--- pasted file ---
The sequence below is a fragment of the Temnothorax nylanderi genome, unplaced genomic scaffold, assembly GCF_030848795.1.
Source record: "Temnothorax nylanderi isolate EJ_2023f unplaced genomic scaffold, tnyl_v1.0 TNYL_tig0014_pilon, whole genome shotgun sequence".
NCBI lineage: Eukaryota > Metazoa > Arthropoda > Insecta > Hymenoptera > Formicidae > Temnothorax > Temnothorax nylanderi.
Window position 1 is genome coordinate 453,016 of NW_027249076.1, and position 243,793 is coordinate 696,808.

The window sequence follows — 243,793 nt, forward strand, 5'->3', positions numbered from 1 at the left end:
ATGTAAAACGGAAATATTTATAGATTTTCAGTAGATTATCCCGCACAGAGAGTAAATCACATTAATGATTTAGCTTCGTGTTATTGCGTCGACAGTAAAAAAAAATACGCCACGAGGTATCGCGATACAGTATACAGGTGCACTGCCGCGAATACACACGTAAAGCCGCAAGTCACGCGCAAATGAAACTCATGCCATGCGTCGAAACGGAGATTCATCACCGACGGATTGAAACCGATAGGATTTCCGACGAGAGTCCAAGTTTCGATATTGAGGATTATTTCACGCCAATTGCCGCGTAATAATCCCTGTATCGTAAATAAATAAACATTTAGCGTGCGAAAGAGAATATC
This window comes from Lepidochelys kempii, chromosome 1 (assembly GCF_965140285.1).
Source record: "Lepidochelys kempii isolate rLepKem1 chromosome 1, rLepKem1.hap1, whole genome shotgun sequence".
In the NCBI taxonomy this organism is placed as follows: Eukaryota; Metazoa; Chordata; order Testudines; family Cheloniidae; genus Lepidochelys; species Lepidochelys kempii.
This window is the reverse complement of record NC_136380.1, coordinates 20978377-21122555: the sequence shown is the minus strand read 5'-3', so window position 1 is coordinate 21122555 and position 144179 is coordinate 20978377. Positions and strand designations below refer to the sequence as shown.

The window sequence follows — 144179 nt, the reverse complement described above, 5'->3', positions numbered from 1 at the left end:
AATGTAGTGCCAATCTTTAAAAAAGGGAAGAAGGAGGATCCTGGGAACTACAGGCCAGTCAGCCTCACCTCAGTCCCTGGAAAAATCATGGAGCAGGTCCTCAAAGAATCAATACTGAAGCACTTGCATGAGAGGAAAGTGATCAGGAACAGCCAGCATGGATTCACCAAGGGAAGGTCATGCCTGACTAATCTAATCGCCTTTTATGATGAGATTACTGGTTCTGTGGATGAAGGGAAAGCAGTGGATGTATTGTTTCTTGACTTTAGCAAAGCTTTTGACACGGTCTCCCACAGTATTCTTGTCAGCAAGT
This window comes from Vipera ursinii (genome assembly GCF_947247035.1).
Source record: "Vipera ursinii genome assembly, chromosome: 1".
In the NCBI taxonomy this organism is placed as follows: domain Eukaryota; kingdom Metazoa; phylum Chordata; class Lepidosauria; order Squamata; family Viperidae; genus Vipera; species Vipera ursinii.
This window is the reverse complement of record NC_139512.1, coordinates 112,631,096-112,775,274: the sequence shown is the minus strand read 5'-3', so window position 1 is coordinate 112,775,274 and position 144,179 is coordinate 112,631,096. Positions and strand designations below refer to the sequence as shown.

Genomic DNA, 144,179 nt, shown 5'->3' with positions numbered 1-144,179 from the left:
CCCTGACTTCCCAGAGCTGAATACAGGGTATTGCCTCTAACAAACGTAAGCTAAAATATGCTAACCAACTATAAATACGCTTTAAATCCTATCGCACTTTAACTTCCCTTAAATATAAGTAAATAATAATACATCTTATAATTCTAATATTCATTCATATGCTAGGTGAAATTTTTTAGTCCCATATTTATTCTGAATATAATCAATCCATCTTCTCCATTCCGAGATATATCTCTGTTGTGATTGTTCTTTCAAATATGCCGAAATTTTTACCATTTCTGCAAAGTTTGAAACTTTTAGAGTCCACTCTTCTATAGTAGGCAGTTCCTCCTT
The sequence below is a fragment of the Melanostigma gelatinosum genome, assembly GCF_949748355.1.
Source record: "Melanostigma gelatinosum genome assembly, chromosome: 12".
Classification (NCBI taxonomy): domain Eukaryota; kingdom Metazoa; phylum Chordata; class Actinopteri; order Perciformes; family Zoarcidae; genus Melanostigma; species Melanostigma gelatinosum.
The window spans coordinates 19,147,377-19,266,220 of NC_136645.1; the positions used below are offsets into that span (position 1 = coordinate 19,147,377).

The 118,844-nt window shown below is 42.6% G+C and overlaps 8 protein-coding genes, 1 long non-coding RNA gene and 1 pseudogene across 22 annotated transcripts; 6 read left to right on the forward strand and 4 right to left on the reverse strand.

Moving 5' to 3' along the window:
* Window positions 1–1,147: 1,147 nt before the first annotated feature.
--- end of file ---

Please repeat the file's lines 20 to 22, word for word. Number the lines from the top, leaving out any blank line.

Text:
Source record: "Melanostigma gelatinosum genome assembly, chromosome: 12".
Classification (NCBI taxonomy): domain Eukaryota; kingdom Metazoa; phylum Chordata; class Actinopteri; order Perciformes; family Zoarcidae; genus Melanostigma; species Melanostigma gelatinosum.
The window spans coordinates 19,147,377-19,266,220 of NC_136645.1; the positions used below are offsets into that span (position 1 = coordinate 19,147,377).